Those Fascinating Numbers 129

1 444 (= 382)

• the smallest four digit perfect square which has only two distinct digits: Hito-

tumatu conjectured that, besides the numbers of the form 102n, 4 · 102n and

9 · 102n, there is only a finite number of perfect squares with only two distinct

digits (R.K. Guy [101], F24);

• the second number n 1 such that σ(n) and σ2(n) have the same prime factors,

namely the primes 3, 7 and 127 (see the number 180);

• the smallest perfect square whose last three digits are 444: the following129 one

is 213 444.

1 445

• the fourth Ap´ ery number: the sequence of Ap´ ery numbers a0, a1, a2, . . . is de-

fined by

an =

n

k=0

n

k

n + k

k

2

=

n

k=0

((n +

k)!)2

(k!)4((n − k)!)2

(n = 0, 1, 2, 3, . . .),

and begins as follows: 1, 5, 73, 1445, 33 001, 819 005, 21 460 825, 584 307 365,

16 367 912 425, 468 690 849 005, 13 657 436 403 073, . . .

1 458

• the third number n such that φ(n), φ(n + 1) and φ(n + 2) have the same prime

factors, namely here 2 and 3: the sequence of numbers satisfying this property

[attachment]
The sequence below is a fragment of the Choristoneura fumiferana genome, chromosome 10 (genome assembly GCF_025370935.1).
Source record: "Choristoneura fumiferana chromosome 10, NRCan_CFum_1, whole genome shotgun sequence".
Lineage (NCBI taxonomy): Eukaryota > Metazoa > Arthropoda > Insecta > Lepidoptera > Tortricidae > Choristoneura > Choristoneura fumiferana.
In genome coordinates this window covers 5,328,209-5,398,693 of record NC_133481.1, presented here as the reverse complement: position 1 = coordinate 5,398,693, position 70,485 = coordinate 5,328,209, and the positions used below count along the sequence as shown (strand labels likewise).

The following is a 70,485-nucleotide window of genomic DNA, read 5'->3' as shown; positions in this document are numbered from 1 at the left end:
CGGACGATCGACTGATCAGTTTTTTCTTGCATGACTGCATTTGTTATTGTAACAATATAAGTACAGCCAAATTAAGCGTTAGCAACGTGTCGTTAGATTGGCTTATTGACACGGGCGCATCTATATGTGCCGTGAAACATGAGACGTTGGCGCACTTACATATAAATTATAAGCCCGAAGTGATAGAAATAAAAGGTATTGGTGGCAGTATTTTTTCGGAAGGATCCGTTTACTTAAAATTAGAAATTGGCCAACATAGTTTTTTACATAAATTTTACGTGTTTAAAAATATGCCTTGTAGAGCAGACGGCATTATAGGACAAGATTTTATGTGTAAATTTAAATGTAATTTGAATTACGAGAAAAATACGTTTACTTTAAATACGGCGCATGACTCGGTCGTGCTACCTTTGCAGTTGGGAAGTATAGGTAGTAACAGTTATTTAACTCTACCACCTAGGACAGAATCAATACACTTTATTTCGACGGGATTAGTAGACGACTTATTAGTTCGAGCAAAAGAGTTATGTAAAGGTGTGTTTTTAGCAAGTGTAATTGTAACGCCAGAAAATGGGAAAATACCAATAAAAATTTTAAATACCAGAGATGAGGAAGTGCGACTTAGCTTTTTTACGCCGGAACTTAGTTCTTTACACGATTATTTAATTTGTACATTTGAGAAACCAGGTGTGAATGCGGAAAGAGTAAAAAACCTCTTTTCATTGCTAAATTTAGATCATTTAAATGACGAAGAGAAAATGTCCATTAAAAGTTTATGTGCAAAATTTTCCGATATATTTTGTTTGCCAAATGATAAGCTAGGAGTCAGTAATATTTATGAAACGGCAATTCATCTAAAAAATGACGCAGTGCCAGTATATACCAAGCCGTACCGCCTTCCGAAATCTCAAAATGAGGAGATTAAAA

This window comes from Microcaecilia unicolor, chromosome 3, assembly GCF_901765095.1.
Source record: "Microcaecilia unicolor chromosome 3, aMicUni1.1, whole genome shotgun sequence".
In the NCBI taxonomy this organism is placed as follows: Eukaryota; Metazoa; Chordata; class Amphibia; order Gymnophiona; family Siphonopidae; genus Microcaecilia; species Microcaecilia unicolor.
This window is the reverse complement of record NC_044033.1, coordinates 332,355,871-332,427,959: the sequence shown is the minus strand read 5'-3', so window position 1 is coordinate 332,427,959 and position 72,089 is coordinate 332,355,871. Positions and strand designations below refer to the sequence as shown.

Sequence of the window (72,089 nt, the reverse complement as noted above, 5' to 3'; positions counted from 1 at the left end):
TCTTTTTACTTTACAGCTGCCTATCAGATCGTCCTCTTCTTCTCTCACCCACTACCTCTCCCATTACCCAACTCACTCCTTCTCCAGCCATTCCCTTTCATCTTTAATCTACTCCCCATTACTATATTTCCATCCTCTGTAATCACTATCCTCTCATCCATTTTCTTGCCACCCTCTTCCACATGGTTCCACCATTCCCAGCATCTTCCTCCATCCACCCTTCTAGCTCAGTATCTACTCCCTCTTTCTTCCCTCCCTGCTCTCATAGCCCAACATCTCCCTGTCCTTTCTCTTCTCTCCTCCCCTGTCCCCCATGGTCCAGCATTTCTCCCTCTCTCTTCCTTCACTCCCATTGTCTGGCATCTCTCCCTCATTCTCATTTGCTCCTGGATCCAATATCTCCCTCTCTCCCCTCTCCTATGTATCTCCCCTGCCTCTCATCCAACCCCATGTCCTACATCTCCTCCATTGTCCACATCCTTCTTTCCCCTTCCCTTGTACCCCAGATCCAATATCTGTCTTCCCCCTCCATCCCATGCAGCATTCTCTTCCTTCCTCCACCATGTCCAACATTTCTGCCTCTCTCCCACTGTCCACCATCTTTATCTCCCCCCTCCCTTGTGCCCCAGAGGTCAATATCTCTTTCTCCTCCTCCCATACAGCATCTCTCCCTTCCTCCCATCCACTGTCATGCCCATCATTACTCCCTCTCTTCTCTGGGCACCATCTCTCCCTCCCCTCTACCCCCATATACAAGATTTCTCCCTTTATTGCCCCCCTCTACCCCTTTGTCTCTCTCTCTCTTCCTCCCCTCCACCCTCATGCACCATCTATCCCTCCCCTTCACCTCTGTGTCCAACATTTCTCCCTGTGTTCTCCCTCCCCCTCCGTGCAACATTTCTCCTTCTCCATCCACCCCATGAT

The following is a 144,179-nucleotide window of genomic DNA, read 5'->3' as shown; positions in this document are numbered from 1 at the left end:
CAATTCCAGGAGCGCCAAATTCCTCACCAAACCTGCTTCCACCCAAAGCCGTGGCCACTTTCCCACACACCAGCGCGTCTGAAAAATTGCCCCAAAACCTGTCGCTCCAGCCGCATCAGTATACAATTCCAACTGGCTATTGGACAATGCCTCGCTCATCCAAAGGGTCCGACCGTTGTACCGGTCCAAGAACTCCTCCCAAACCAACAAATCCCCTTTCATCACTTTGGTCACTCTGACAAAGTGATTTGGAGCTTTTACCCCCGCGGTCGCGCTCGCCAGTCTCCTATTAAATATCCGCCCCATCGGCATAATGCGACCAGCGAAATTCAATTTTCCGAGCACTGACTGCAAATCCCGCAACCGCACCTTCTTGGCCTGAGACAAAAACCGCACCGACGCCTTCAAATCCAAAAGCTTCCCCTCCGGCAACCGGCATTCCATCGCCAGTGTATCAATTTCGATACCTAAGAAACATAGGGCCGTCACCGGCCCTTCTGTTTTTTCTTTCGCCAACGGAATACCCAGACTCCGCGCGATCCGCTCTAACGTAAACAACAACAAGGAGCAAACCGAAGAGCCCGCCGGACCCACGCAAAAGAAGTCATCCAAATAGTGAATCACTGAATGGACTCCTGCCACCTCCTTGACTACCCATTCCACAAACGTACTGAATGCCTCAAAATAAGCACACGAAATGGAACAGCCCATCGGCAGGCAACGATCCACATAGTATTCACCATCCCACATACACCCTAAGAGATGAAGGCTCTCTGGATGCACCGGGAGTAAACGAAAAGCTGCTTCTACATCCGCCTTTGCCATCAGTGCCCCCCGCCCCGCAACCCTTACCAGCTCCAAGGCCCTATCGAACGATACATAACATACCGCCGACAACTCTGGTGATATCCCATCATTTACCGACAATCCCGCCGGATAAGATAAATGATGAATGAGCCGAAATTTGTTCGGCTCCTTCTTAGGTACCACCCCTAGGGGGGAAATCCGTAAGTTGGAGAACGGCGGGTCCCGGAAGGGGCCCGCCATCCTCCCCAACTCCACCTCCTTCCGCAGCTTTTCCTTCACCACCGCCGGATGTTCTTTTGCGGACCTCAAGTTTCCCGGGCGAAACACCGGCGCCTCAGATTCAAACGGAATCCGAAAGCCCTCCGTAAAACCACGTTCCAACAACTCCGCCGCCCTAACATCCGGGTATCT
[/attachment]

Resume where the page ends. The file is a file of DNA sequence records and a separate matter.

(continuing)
begins as follows: 35, 36, 1 458, 3 456, 16 921, . . . (see the numbers 266 401 and

3 777);

• the sixth number m such that

∑

n≤m

φ(n) is a perfect square: here

∑

n≤1458

φ(n) = 646 416 =

8042;

if mk stands for the

kth

number such that

sk =

∑

n≤mk

φ(n) is a perfect square, here are the values of mk, for 1 ≤ k ≤ 12,

along with the corresponding values sk:

k mk sk

√

sk

1 1 1 1

2 3 4 2

3 14 64 8

4 32 324 18

5 54 900 30

6 1458 646416 804

k mk sk

√

sk

7 3765 4309776 2076

8 5343 8678916 2946

9 10342 32512804 5702

10 57918 1019652624 31932

11 72432 1594724356 39934

12 134072 5463870724 73918

129One

can prove that all numbers of the form (500r ±

38)2,

r = 0, 1, 2, . . ., satisfy this property

(see M. Gardner [87], p. 270).